FFs Make Case for Removing Toxins from Flame Retardants
Uniformed firefighters from Stockton and San Gabriel joined medical researchers, furniture manufacturers and environmental groups in calling for an end to the use of dangerous toxins in furniture.
Testifying at a legislative hearing Tuesday in Sacramento, firefighters told lawmakers that the chemicals used in furniture fire retardants do little to retard fires, but add significant cancer risk to first responders and burn victims.
|Stockton firefighter Koy Wilson testifies on health risks to firefighters and burn victims of toxic flame retardants.|
“There's no skin graft or physical repair for an upper airway burned out by toxic chemicals and contaminants,” said Koy Wilson, a Stockton firefighter representing the I.A.F.F. Burn Foundation. “Firefighters face a greater cancer risk because of the job that we do. These chemicals don't offer much fire protection -- they just add to the toxic exposure faced by firefighters and the citizens we serve.”
The hearing of the Assembly Committee on Environmental Safety and Toxic Materials culminated years of effort led by state Sen. Mark Leno (D-San Francisco), with the support of CPF and IAFF. Outdated standards in California virtually require the use of highly toxic carcinogens in flame retardants -- chemicals that contribute not only to higher cancer rates among firefighters, but also have been linked to developmental problems for children and infertility in adults.
“As many as one out of every three firefighters may be diagnosed with cancer, and the evidence is overwhelming that they’re getting it on the job,” said San Gabriel Battalion Chief Bryan Frieders, speaking on behalf of the Firefighters Cancer Support Network. “I’m here to implore the Legislature and the governor to do what it takes to eliminate these toxins to protect not only the firefighters, but the citizens that we serve.”
Last week, Gov. Jerry Brown issued a directive to the state agency responsible for monitoring home furnishings in California calling for them to review and revise the current flammability standard, known as Technical Bulletin 117. At Tuesday's hearing, that agency -- the Bureau of Electronic Appliance Repair, Home Furnishing and Thermal Insulation -- announced that it is fast-tracking new regulations that will protect firefighters and burn victims from exposure to deadly toxic fire retardants.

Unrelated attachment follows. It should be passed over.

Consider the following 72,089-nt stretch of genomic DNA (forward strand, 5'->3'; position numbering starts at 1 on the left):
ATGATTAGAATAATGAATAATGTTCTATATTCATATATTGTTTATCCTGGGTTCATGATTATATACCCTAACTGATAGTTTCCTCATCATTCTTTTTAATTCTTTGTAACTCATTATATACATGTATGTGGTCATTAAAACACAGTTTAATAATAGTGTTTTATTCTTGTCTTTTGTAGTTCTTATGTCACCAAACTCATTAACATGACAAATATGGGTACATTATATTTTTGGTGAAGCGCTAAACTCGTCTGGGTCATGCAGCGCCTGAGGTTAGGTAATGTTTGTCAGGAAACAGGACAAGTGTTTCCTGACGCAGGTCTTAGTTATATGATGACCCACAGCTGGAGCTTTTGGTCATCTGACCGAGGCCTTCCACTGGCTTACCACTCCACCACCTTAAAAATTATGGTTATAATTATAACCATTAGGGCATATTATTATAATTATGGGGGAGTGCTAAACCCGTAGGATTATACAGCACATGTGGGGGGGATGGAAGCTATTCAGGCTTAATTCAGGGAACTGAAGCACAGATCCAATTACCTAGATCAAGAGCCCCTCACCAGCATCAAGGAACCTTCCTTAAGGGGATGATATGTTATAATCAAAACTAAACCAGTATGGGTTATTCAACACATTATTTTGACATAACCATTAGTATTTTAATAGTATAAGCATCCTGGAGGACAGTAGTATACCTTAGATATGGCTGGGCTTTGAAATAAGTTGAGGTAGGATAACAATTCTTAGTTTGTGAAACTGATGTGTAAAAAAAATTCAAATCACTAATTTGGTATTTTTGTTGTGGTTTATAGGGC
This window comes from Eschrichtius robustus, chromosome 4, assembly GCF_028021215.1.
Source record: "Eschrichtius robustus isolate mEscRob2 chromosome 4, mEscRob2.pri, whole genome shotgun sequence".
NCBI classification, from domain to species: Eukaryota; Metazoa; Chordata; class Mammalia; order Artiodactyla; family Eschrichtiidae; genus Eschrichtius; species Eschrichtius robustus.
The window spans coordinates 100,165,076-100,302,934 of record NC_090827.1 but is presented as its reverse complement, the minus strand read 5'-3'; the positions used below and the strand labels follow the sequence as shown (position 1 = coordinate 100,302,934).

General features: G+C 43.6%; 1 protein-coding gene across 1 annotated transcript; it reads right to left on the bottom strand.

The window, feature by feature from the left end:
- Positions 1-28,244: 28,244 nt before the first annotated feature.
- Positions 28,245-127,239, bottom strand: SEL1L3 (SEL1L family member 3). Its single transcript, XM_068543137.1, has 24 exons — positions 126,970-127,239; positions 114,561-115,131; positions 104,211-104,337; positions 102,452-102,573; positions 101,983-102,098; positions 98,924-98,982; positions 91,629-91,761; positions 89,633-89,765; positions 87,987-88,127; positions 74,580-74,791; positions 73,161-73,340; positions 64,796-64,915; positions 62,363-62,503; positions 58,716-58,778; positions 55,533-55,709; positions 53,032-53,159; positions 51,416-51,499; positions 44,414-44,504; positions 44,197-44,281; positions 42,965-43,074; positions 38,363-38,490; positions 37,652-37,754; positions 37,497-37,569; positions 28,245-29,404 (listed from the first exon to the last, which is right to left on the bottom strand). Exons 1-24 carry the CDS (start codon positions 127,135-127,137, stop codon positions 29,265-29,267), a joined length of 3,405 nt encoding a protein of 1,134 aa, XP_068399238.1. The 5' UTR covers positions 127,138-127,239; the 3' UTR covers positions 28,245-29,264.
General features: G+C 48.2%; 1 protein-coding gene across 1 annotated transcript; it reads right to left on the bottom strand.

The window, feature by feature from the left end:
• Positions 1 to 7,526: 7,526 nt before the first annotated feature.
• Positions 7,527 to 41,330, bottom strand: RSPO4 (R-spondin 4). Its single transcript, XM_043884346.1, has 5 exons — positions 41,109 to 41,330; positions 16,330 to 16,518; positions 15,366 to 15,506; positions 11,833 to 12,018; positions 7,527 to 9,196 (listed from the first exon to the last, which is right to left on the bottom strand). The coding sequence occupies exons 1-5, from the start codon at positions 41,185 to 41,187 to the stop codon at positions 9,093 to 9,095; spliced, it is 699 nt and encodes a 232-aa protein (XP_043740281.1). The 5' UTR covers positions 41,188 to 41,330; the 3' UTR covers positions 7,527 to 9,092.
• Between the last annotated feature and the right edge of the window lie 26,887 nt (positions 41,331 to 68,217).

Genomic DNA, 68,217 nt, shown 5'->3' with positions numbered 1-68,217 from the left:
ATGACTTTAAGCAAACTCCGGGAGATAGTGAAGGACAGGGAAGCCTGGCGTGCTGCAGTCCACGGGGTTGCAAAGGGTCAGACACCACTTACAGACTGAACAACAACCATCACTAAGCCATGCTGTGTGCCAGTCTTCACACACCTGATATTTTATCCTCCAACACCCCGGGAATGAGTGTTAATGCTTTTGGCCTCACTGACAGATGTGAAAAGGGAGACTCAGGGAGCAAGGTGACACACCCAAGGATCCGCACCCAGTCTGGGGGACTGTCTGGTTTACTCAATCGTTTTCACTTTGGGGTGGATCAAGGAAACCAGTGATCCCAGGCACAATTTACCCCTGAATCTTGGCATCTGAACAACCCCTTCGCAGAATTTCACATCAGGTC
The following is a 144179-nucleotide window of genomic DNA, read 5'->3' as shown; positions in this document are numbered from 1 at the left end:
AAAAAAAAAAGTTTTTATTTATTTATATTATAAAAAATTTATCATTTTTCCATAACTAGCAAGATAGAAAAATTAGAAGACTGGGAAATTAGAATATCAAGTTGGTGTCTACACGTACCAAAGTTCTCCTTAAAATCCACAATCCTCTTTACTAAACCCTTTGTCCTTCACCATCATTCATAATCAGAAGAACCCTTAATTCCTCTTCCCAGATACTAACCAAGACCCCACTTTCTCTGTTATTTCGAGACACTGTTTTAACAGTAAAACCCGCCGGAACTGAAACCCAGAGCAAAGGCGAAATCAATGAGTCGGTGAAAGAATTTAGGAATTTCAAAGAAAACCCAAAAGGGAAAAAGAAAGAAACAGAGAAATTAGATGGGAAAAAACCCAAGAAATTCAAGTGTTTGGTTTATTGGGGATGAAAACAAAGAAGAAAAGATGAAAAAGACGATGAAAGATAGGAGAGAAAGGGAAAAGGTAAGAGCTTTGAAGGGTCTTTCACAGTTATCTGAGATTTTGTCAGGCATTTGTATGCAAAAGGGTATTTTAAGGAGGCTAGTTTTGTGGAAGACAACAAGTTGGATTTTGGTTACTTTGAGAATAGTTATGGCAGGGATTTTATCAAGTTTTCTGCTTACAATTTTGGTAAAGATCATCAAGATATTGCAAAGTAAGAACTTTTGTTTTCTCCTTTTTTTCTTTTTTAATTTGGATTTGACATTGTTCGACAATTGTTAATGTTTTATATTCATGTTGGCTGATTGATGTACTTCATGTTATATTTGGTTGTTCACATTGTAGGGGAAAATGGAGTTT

“Given the heat at which modern structure fires burn, the flame retardants offer little, if any, additional fire protection,” said Lou Paulson, President, California Professional Firefighters, “But they do contribute to the toxic haze that is released in a fire. These inhalants are the major causes of fire deaths and injuries, and they’ve been linked to higher cancer rates among firefighters. It’s critical that California move quickly to eliminate these chemicals from products.”
A recent report in the Chicago Tribune documented deceptive practices used by chemical manufacturers to keep their toxic products on the market. IAFF has identified elimination of these cancer-causing toxins as "a step in the right direction" for improving the health and safety of firefighters and the public.
CPF is part of a broad-based coalition that also includes cancer researchers, consumer advocates and the scientific advocacy group Physicians for Social Responsibility.